5. The last suggestion on my list is possibly my favorite tip. Check the clearance bin. If you know me well, you know that I am a bargain shopper. Who doesn’t love a good clearance bin?  At the end of the spring, you will see stores start marking the seed packets down. In our local area, it is usually mid-May that you start seeing seed sales. Check with local stores to see when they will either move seeds out or put them on sale. Buying seeds out of peak season saves a lot of money. If it is too late to plant the item, put it in a safe spot and save it for next year. Discount stores will usually mark seed packets down to less than a dollar each.  I remember one year I bought seeds for ten cents a packet at my local Dollar Store! I felt like I won the seed lottery! 

    Planning your garden can be lots of fun. I usually try at least one new crop every year. Sometimes they work and sometimes they don’t. If you have a gardening friend, think about sharing seeds that you have saved and swapping garden tips. Someday soon, I will happily look out on my growing garden that started out as just a bunch of hopeful little seeds. 

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  • Orange Mamma Made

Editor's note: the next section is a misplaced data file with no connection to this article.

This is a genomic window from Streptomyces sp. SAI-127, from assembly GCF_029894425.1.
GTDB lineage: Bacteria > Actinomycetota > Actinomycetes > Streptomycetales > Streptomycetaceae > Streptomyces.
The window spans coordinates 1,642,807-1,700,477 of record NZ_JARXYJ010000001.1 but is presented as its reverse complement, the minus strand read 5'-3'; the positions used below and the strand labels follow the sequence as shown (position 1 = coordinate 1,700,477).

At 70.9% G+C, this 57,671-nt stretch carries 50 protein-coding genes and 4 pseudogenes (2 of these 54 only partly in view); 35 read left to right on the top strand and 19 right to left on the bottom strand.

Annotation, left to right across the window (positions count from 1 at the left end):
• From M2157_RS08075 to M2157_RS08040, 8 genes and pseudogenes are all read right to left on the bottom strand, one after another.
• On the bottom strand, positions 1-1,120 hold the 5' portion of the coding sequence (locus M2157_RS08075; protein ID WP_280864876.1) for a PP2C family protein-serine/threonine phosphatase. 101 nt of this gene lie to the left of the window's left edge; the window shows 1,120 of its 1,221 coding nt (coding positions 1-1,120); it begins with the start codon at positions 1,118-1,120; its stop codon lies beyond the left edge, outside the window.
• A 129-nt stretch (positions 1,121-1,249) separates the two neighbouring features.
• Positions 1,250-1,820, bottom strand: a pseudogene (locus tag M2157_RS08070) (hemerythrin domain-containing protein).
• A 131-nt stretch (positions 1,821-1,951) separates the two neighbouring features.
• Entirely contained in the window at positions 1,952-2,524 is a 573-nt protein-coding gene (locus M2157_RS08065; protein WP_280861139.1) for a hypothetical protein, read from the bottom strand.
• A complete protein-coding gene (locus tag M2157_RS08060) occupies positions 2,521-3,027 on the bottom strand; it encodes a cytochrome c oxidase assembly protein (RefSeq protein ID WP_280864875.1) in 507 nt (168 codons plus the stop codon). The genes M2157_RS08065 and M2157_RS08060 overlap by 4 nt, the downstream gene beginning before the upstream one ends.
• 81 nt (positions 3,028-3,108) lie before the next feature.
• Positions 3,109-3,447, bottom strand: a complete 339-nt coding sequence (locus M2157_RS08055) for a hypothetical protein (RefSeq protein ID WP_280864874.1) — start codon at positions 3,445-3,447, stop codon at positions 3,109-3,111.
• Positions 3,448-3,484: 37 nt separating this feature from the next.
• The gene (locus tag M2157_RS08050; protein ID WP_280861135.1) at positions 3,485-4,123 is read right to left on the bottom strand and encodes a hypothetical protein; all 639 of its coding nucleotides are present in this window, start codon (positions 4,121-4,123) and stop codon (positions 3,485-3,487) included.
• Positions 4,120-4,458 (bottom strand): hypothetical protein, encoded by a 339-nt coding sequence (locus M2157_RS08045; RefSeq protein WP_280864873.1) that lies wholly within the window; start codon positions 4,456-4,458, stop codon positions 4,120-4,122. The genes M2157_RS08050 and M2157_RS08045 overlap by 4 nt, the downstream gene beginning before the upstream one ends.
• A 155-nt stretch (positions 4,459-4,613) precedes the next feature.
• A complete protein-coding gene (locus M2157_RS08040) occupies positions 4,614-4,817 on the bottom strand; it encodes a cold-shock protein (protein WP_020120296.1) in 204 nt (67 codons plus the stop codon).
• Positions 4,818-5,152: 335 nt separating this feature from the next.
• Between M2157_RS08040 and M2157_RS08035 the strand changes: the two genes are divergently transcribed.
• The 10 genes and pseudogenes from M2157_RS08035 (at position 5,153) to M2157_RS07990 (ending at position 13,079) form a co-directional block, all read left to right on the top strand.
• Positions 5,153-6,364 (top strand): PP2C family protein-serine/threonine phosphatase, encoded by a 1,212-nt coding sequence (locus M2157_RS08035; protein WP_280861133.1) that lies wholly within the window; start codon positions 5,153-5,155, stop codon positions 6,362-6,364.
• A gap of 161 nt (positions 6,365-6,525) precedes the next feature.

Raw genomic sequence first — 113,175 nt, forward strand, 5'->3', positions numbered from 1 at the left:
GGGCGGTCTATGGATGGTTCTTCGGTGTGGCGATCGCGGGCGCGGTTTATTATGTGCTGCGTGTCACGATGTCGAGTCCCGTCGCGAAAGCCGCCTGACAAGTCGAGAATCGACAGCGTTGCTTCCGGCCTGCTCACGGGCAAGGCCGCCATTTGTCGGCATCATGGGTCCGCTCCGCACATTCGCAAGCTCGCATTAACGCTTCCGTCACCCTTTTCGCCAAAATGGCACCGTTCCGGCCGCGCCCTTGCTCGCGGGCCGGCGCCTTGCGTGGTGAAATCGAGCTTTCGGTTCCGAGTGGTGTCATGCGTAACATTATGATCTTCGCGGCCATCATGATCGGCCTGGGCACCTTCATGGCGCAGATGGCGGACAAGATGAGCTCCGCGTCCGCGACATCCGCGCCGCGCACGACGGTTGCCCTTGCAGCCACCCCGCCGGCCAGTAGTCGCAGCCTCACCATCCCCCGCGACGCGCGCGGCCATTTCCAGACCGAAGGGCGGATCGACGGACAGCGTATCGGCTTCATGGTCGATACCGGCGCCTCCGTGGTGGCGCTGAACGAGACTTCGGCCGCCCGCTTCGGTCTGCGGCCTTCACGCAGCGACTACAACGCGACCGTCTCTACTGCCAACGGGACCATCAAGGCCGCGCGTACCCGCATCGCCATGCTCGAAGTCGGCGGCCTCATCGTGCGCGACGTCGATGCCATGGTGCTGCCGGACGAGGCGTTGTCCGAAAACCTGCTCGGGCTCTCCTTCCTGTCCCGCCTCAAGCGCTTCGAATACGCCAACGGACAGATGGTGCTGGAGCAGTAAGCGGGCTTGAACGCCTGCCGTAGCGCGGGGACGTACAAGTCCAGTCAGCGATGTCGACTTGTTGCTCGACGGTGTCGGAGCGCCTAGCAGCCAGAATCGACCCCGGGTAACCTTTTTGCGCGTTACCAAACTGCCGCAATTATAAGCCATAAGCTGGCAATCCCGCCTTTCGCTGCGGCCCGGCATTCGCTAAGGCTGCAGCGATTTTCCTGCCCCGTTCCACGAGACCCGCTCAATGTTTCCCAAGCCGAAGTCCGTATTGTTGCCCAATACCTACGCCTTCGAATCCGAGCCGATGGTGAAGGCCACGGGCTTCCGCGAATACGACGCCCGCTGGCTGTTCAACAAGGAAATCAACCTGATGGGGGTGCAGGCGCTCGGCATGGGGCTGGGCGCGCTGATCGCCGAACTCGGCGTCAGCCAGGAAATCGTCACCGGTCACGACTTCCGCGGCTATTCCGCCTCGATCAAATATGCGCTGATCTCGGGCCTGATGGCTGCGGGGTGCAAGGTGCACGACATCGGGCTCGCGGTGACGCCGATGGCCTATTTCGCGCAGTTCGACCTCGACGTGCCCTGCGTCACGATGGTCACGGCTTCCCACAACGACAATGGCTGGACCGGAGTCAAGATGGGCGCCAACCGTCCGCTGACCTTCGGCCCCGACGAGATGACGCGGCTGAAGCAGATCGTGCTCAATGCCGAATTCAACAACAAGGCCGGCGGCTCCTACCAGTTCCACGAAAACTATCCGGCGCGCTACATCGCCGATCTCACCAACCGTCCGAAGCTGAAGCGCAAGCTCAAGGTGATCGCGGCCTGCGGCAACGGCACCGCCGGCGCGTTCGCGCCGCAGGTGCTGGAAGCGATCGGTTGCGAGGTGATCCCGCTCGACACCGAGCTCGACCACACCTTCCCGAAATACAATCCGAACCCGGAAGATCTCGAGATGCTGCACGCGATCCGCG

I will be honest, I struggled to get in the “Holiday Spirit” this year. I was lacking a lot of Jolly and a little bit of Holly too. Reviewing social media,I could tell I was not the only one struggling to be festive.The holidays can remind us of people lost, relationships that have soured, and things we don’t have. In mid-December when I should have been gearing up for Christmas, our little family was hit with the flu.I kind of wanted to cancel Christmas.Sitting at home with a sick kid, I started thinking about how there were going to be fewer gifts this year and less time to buy them.Inflation and the holidays were at war with each other.However, having a ten year old at home, I knew I could not get away with calling off Christmas.In the middle of these somber thoughts I suddenly heard a car door shut. I live in the country, so hearing a car door shut usually means I have company or UPS is dropping off a package.Looking out my front door, I could see a holiday tradition unfolding.For over 30 years my family has received a box of oranges every year as a gift from a dear friend of my parents.Even after their passing, my parents’ friend has faithfully delivered a box of oranges every year.This year I stopped him before he could make it to the porch, warning him of our flu-ridden house.So the oranges were placed on the porch steps at safe distance.Turns out oranges are great for the flu, and my little boy and I began right away slicing these beautiful juicy oranges.Curious, my son asked, “Why does he always bring us oranges?”And so I got to share the story of this sweet holiday tradition.My dad told me stories about getting an orange for Christmas as a young boy, and it being a treat.In today’s lifestyle for most of us, oranges are readily available and in all kinds of varieties and colors.The history of gifting oranges goes back to humble times and holidays that were not consumed by capitalism.There were far more gatherings than gifts in the days of the orange giver’s childhood.In fact, my parent’s friend started his tradition as a younger man, gifting his family, and co-workers with oranges. The orange-giving grew over the years, and  expanded to more friends.Soon the orange giver was driving all over town, joyfully giving oranges while spreading a little holiday cheer.Our two families were very close, and so every year we received a friendly knock on the door and a big box of plump oranges.I can remember the years the oranges went into the Christmas Jello and my mom and I would creatively use the entire box of oranges. In my early married days, my mom would divide her large box of oranges up and gift some to my household.I learned to make Orange Marmalade and it quickly became a holiday favorite in our house.I have a sweet memory of my oldest son announcing to his grandfather, “Mom brought you some of her Orange Mamma-made!” This year the gift of the oranges was just a little sweeter. The box left on my steps said to me, “you have not been forgotten”. In Spite of the grips of the bad economy, the wars of the world and flu in my house, someone special thought of me and my family.Since my parents dear friend is aging, I know it is not easy to pick up boxes of oranges and drive around town and deliver them. The oranges probably cost more this year, and the weight of the boxes probably felt heavier. But even so, he thought of my little family and made sure we got our Christmas oranges.I would say this Christmas tradition has spanned over fourty years.There are not many people who can say they have kept a holiday gift-giving tradition for over fourty years.Much like the days of old and the history of the orange gifting, it is not about the lavish gifts but the gift of being remembered.